Tennessee Titans face big challenge with explosive Cincinnati Bengals offense

NASHVILLE, Tenn. -- After a week of waiting to see who their next opponent would be, the Tennessee Titans found out that they will host the Cincinnati Bengals on Saturday (4:30 p.m. ET, CBS) at Nissan Stadium in the divisional round of the playoffs after getting a bye in the first round as the No. 1 seed in the AFC.

The No. 4-seeded Bengals will pose a variety of challenges for Tennessee, namely on offense.

The dynamic combination of QB Joe Burrow and WR Ja'Marr Chase has rolled over from their record-breaking season together at LSU in 2019 to breaking records this season in the NFL. Chase had 81 receptions for an NFL-rookie record 1,455 yards and 13 touchdowns.

"It is the first pick [Burrow] in the draft and the fourth pick in the draft," Titans coach Mike Vrabel said. "So obviously they have a lot of talent and the trust and the connection is there. It is there down the field -- whether it is back shoulder, whether it is in the quick game."

Cornerback Kristian Fulton got very familiar with the Burrow and Chase show from getting to face them frequently during practice at LSU. Fulton and Chase also played together at Archbishop Rummel High School in Louisiana.

Fulton said they never imagined getting to face off against each other in an NFL playoff game. But that's exactly what they'll do Saturday.

Chase finished with nine receptions for 116 yards in the Bengals' 26-19 win over the Las Vegas Raiders last week in the wild-card round. He became the fourth player in franchise history to post a 100-yard receiving game in the playoffs.

The rookie receiver got off to an early start by catching multiple passes on the opening drive for only the second time this season. Chase and Burrow got off to an early start by connecting three times for 37 yards to start the game.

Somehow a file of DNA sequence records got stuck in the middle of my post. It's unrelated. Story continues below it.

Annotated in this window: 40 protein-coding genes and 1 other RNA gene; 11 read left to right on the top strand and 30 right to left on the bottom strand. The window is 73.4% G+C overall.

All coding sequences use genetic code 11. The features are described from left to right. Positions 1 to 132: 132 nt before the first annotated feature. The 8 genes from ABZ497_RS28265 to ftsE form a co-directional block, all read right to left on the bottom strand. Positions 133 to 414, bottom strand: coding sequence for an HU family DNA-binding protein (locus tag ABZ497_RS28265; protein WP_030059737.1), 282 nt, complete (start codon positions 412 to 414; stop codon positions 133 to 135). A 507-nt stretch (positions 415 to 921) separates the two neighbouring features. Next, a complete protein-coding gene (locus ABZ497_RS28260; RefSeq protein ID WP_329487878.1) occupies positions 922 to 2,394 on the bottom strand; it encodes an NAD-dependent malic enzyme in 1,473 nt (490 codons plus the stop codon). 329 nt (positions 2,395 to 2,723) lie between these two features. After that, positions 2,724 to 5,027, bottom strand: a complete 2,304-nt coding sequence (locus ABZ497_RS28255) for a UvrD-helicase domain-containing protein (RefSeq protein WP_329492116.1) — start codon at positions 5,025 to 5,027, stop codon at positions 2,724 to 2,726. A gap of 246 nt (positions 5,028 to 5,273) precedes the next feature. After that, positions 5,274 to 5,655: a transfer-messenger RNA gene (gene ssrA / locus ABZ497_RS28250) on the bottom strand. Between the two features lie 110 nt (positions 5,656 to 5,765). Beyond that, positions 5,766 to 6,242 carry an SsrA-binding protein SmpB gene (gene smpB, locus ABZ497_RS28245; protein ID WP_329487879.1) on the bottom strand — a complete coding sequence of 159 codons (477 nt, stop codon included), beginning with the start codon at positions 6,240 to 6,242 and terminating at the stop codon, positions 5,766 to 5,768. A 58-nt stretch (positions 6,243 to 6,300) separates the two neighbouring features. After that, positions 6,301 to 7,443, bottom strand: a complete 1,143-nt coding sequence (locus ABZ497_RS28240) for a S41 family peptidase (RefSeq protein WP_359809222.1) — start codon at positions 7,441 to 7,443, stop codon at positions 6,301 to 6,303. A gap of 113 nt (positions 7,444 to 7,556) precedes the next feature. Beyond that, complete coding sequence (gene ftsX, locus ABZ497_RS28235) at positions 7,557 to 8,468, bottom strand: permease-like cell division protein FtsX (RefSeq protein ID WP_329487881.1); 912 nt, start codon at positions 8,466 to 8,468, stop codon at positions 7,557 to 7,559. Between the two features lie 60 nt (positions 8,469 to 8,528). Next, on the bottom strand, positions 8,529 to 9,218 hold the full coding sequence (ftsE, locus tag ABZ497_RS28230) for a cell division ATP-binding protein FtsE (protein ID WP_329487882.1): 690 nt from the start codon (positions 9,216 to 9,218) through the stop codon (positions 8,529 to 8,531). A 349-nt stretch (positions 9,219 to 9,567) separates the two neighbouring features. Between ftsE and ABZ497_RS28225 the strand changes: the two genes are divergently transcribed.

Burrow's 7-yard pass to C.J. Uzomah for a touchdown capped off their first possession. In his 26 regular-season starts over his career, Burrow has one opening-drive touchdown pass.

It's imperative for the Titans to jump on the Bengals' potent offense early in the game. Entering last week's wild-card matchup with the Raiders, Cincinnati had scored only 17 points on opening possessions this season, tied for the second fewest in the NFL.

If the Titans can get out to an early lead, they can rely on their ball-control offense to shorten the game and keep the Bengals' offense off the field. Tennessee's 32:39 average time of possession was second in the NFL during the regular season.

The Titans are no strangers to playing keep away from opposing teams. Utilizing a ball-control offense will be much easier with the expected return of Derrick Henry (foot). Henry should be to be activated from injured reserve for this week's game. He was the NFL's leading rusher when he was placed on IR in November and finished ninth despite missing the final nine games.

Even if the Titans do manage to dominate the time of possession, they still have to be concerned with Burrow's ability to connect on deep passes. Burrow has completed 66% of the fades he has thrown, for an average of 22.3 yards per attempt, and eight touchdowns on such passes, per ESPN Stats & Information. All are tops in the NFL.

The trio of Tee Higgins, Tyler Boyd and Chase will be a big test for Tennessee's secondary. The Titans would be best served by resorting to a plan similar to the one used during their 27-3 win over the Kansas City Chiefs in Week 7: rush four and drop seven into coverage.

The Titans' front four is capable of getting to Burrow, who was the most-sacked quarterback in the league (53), without blitzing. According to ESPN Stats & Information, Tennessee generated 35 sacks during the regular season when using a standard four-man pass rush (second in NFL) and 153 QB pressures in that situation, which was also second best.

"That's the most important thing going into this game," defensive lineman Jeffery Simmons said. "It's going to come down to how our front four plays this week. We know it. Of course, stopping the run -- but it's also how can we affect the quarterback? Get our hands up at the line of scrimmage. How can we try to keep him from going to his favorite targets?"

Then there's running back Joe Mixon, who finished third with 1,205 rushing yards. Defending the run while being able to utilize seven players in coverage is no easy task. It's going to take sound tackling and pursuit to the football by the defensive backs.

"You don't have to go out there and do anything crazy," Titans safety Kevin Byard said. "Just do what we do, play as a whole defense."